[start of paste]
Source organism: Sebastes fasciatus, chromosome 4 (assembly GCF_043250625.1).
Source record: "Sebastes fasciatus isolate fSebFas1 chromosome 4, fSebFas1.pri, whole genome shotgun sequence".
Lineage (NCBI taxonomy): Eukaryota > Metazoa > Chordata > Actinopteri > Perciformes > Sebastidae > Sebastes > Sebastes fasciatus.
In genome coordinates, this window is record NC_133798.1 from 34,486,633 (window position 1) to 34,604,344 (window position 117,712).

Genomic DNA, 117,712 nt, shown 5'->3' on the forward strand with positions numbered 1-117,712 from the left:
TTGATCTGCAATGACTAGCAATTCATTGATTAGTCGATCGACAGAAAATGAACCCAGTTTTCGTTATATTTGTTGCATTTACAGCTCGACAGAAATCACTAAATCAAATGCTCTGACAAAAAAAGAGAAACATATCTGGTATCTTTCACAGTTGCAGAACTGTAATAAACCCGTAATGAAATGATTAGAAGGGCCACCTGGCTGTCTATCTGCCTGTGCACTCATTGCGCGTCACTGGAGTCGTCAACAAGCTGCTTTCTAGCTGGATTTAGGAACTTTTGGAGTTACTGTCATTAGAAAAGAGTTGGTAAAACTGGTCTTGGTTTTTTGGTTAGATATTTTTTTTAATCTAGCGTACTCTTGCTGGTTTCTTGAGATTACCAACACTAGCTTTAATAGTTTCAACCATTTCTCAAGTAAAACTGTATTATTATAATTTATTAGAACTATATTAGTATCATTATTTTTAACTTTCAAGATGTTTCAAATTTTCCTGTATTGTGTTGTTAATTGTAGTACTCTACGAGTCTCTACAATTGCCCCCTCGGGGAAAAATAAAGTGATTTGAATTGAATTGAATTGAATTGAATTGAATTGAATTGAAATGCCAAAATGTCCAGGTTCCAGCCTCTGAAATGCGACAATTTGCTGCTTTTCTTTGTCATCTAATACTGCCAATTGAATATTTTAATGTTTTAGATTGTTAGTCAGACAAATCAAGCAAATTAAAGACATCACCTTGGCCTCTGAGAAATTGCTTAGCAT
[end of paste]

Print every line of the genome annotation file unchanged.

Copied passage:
Source organism: Sebastes fasciatus, chromosome 4 (assembly GCF_043250625.1).
Source record: "Sebastes fasciatus isolate fSebFas1 chromosome 4, fSebFas1.pri, whole genome shotgun sequence".
Lineage (NCBI taxonomy): Eukaryota > Metazoa > Chordata > Actinopteri > Perciformes > Sebastidae > Sebastes > Sebastes fasciatus.
In genome coordinates, this window is record NC_133798.1 from 34,486,633 (window position 1) to 34,604,344 (window position 117,712).

Genomic DNA, 117,712 nt, shown 5'->3' on the forward strand with positions numbered 1-117,712 from the left:
TTGATCTGCAATGACTAGCAATTCATTGATTAGTCGATCGACAGAAAATGAACCCAGTTTTCGTTATATTTGTTGCATTTACAGCTCGACAGAAATCACTAAATCAAATGCTCTGACAAAAAAAGAGAAACATATCTGGTATCTTTCACAGTTGCAGAACTGTAATAAACCCGTAATGAAATGATTAGAAGGGCCACCTGGCTGTCTATCTGCCTGTGCACTCATTGCGCGTCACTGGAGTCGTCAACAAGCTGCTTTCTAGCTGGATTTAGGAACTTTTGGAGTTACTGTCATTAGAAAAGAGTTGGTAAAACTGGTCTTGGTTTTTTGGTTAGATATTTTTTTTAATCTAGCGTACTCTTGCTGGTTTCTTGAGATTACCAACACTAGCTTTAATAGTTTCAACCATTTCTCAAGTAAAACTGTATTATTATAATTTATTAGAACTATATTAGTATCATTATTTTTAACTTTCAAGATGTTTCAAATTTTCCTGTATTGTGTTGTTAATTGTAGTACTCTACGAGTCTCTACAATTGCCCCCTCGGGGAAAAATAAAGTGATTTGAATTGAATTGAATTGAATTGAATTGAATTGAATTGAAATGCCAAAATGTCCAGGTTCCAGCCTCTGAAATGCGACAATTTGCTGCTTTTCTTTGTCATCTAATACTGCCAATTGAATATTTTAATGTTTTAGATTGTTAGTCAGACAAATCAAGCAAATTAAAGACATCACCTTGGCCTCTGAGAAATTGCTTAGCAT